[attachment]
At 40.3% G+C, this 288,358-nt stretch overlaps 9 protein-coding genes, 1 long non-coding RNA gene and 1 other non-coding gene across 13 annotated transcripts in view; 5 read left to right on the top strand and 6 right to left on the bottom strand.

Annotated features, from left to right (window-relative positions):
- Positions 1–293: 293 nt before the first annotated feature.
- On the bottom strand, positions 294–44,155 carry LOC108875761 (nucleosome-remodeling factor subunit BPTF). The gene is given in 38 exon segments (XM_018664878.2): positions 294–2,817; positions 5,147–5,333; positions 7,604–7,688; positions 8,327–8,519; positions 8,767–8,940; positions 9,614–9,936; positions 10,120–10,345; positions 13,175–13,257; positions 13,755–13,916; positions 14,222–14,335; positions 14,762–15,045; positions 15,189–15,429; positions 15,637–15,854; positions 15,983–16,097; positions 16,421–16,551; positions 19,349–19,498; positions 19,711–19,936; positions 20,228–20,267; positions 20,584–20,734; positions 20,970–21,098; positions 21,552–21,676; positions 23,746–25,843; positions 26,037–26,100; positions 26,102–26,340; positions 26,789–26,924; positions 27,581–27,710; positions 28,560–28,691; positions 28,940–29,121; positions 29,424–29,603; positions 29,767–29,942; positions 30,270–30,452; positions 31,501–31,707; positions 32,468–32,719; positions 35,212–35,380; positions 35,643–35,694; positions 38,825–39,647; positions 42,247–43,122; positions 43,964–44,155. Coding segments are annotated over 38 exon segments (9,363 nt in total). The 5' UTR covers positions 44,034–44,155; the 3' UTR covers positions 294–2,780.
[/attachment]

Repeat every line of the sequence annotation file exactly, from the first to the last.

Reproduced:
At 40.3% G+C, this 288,358-nt stretch overlaps 9 protein-coding genes, 1 long non-coding RNA gene and 1 other non-coding gene across 13 annotated transcripts in view; 5 read left to right on the top strand and 6 right to left on the bottom strand.

Annotated features, from left to right (window-relative positions):
- Positions 1–293: 293 nt before the first annotated feature.
- On the bottom strand, positions 294–44,155 carry LOC108875761 (nucleosome-remodeling factor subunit BPTF). The gene is given in 38 exon segments (XM_018664878.2): positions 294–2,817; positions 5,147–5,333; positions 7,604–7,688; positions 8,327–8,519; positions 8,767–8,940; positions 9,614–9,936; positions 10,120–10,345; positions 13,175–13,257; positions 13,755–13,916; positions 14,222–14,335; positions 14,762–15,045; positions 15,189–15,429; positions 15,637–15,854; positions 15,983–16,097; positions 16,421–16,551; positions 19,349–19,498; positions 19,711–19,936; positions 20,228–20,267; positions 20,584–20,734; positions 20,970–21,098; positions 21,552–21,676; positions 23,746–25,843; positions 26,037–26,100; positions 26,102–26,340; positions 26,789–26,924; positions 27,581–27,710; positions 28,560–28,691; positions 28,940–29,121; positions 29,424–29,603; positions 29,767–29,942; positions 30,270–30,452; positions 31,501–31,707; positions 32,468–32,719; positions 35,212–35,380; positions 35,643–35,694; positions 38,825–39,647; positions 42,247–43,122; positions 43,964–44,155. Coding segments are annotated over 38 exon segments (9,363 nt in total). The 5' UTR covers positions 44,034–44,155; the 3' UTR covers positions 294–2,780.